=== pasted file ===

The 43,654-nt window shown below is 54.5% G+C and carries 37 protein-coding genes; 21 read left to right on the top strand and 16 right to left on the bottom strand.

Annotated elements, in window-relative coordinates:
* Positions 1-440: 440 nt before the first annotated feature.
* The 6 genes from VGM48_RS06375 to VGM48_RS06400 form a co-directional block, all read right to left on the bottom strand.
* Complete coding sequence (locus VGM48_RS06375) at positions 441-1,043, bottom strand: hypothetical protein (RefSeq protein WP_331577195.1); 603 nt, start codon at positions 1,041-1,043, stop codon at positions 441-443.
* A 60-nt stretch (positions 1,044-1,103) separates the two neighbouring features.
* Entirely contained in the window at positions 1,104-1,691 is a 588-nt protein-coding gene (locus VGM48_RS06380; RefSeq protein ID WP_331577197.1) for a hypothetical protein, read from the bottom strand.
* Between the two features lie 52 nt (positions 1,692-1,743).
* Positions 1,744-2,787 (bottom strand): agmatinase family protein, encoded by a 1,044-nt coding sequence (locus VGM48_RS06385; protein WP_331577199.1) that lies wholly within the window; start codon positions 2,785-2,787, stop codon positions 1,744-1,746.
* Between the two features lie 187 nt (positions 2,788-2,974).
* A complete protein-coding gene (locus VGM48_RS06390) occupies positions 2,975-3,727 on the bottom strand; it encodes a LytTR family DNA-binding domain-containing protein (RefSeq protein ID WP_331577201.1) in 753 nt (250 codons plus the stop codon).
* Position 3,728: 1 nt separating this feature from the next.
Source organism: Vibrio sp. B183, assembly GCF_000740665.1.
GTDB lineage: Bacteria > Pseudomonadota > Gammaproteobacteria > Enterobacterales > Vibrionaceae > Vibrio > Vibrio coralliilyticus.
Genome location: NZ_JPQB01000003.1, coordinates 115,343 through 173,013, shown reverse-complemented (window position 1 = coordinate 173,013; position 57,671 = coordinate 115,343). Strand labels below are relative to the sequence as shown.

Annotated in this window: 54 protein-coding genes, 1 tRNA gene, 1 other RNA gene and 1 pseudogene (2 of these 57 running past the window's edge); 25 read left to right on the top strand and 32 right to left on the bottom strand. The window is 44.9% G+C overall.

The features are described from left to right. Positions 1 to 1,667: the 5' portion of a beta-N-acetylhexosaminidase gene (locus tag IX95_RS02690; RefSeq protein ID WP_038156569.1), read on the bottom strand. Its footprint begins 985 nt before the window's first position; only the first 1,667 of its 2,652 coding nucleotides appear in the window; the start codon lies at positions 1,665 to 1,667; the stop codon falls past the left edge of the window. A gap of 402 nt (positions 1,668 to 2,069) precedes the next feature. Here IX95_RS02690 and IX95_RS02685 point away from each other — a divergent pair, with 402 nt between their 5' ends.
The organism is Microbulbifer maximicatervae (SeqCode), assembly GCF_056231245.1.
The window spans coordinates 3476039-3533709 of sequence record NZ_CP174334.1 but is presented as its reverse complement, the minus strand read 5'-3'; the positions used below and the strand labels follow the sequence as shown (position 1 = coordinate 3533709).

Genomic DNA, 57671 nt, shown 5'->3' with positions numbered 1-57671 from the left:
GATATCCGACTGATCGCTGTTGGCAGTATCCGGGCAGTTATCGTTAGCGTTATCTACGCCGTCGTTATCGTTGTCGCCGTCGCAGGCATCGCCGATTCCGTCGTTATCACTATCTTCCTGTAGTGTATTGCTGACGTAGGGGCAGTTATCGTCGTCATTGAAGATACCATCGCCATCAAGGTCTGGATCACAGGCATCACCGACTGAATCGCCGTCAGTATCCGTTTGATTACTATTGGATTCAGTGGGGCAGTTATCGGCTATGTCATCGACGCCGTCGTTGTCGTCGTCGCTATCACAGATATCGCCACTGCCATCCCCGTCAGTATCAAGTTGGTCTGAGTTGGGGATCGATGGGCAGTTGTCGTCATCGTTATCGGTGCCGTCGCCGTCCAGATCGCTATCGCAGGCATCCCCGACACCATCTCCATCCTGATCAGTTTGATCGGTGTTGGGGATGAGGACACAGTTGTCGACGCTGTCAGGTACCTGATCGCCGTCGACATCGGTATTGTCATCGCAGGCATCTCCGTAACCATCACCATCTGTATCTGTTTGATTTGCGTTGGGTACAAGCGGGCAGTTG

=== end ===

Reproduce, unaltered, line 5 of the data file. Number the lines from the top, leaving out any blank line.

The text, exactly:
* Complete coding sequence (locus VGM48_RS06375) at positions 441-1,043, bottom strand: hypothetical protein (RefSeq protein WP_331577195.1); 603 nt, start codon at positions 1,041-1,043, stop codon at positions 441-443.